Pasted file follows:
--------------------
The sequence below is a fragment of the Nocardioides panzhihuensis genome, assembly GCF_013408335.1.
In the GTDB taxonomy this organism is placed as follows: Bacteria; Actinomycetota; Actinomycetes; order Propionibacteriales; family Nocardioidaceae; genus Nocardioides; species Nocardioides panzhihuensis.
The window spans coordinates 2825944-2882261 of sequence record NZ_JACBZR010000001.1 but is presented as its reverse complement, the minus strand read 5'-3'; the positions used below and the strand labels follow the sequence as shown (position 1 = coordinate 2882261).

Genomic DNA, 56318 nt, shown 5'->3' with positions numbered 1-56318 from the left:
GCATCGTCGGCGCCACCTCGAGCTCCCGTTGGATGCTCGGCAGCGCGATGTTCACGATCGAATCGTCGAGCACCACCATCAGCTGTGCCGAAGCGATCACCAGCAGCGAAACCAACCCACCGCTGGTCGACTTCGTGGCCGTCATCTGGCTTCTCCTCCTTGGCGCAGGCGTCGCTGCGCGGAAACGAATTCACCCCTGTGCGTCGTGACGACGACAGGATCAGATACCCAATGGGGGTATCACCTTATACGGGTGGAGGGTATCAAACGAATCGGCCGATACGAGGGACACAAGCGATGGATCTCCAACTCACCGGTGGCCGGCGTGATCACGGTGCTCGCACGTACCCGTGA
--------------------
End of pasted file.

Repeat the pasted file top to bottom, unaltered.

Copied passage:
The sequence below is a fragment of the Nocardioides panzhihuensis genome, assembly GCF_013408335.1.
In the GTDB taxonomy this organism is placed as follows: Bacteria; Actinomycetota; Actinomycetes; order Propionibacteriales; family Nocardioidaceae; genus Nocardioides; species Nocardioides panzhihuensis.
The window spans coordinates 2825944-2882261 of sequence record NZ_JACBZR010000001.1 but is presented as its reverse complement, the minus strand read 5'-3'; the positions used below and the strand labels follow the sequence as shown (position 1 = coordinate 2882261).

Genomic DNA, 56318 nt, shown 5'->3' with positions numbered 1-56318 from the left:
GCATCGTCGGCGCCACCTCGAGCTCCCGTTGGATGCTCGGCAGCGCGATGTTCACGATCGAATCGTCGAGCACCACCATCAGCTGTGCCGAAGCGATCACCAGCAGCGAAACCAACCCACCGCTGGTCGACTTCGTGGCCGTCATCTGGCTTCTCCTCCTTGGCGCAGGCGTCGCTGCGCGGAAACGAATTCACCCCTGTGCGTCGTGACGACGACAGGATCAGATACCCAATGGGGGTATCACCTTATACGGGTGGAGGGTATCAAACGAATCGGCCGATACGAGGGACACAAGCGATGGATCTCCAACTCACCGGTGGCCGGCGTGATCACGGTGCTCGCACGTACCCGTGA